Hutchinson-Gilford progeria syndrome, aging, and the nuclear lamina.

@article{Korf2008HutchinsonGilfordPS,
  title={Hutchinson-Gilford progeria syndrome, aging, and the nuclear lamina.},
  author={B. Korf},
  journal={The New England journal of medicine},
  year={2008},
  volume={358 6},
  pages={
          552-5
        }
}
  • B. Korf
  • Published 2008
  • Medicine
  • The New England journal of medicine
Dr. Bruce Korf describes the effects of the LMNA mutation in the Hutchinson–Gilford progeria syndrome. He writes that this syndrome may teach us about mechanisms of one of the most common conditions — old age. 
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Clinical investigations confirmed sclerotic skin, joint contractures, bone abnormalities, alopecia, and growth impairment in all 15 patients; cardiovascular and central nervous system sequelae were also documented. Expand
A farnesyltransferase inhibitor improves disease phenotypes in mice with a Hutchinson-Gilford progeria syndrome mutation.
TLDR
It is suggested that FTIs could be useful for treating humans with HGPS, as treatment with an FTI increased adipose tissue mass, improved body weight curves, reduced the number of rib fractures, and improved bone mineralization and bone cortical thickness. Expand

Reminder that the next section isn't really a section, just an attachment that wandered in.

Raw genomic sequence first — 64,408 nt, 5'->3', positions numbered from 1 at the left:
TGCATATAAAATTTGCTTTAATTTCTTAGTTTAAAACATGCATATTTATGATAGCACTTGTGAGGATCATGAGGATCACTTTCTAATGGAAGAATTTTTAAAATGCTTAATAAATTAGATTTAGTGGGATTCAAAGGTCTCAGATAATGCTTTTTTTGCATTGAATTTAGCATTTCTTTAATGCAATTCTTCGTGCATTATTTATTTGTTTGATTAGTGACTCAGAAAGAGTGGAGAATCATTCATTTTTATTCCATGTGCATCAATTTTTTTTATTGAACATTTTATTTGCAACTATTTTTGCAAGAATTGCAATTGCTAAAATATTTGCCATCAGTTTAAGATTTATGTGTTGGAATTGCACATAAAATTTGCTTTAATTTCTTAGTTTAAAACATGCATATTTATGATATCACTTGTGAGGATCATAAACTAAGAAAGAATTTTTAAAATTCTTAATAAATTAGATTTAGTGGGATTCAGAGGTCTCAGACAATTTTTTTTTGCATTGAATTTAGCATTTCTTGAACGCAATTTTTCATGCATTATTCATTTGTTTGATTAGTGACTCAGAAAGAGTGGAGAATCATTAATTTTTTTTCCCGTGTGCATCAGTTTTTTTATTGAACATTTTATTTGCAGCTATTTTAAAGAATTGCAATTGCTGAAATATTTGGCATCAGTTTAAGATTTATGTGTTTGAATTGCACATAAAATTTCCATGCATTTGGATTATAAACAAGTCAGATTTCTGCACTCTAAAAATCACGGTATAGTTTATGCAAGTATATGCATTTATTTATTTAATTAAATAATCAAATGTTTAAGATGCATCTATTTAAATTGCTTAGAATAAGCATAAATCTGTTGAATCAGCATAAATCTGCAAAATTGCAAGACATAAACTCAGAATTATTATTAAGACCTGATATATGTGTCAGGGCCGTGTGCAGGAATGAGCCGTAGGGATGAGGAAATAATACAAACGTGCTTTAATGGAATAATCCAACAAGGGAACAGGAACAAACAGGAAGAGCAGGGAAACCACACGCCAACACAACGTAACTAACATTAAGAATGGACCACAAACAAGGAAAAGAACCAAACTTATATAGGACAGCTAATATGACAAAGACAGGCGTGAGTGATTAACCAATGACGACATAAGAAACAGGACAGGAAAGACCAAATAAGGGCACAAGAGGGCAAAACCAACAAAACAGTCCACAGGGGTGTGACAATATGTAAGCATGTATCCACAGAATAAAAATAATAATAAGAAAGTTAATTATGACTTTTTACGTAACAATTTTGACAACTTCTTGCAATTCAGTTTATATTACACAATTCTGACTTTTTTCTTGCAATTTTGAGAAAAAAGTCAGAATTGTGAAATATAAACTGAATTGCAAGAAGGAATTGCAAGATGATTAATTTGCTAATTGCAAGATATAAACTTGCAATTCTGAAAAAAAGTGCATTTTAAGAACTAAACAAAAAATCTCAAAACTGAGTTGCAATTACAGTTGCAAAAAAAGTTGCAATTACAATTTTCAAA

Human laminopathies: nuclei gone genetically awry
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The study of LMNA, its products and the phenotypes that result from its mutation have provided important insights into subjects ranging from transcriptional regulation, the cell biology of the nuclear lamina and mechanisms of ageing. Expand
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It is shown that the same molecular mechanism responsible for HGPS is active in healthy cells, and inhibition of this splice site reverses the nuclear defects associated with aging. Expand
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The results indicate that unprocessed prelamin A and truncated lamin A act dominant negatively to perturb DNA damage response and repair, resulting in genomic instability which might contribute to laminopathy-based premature aging. Expand
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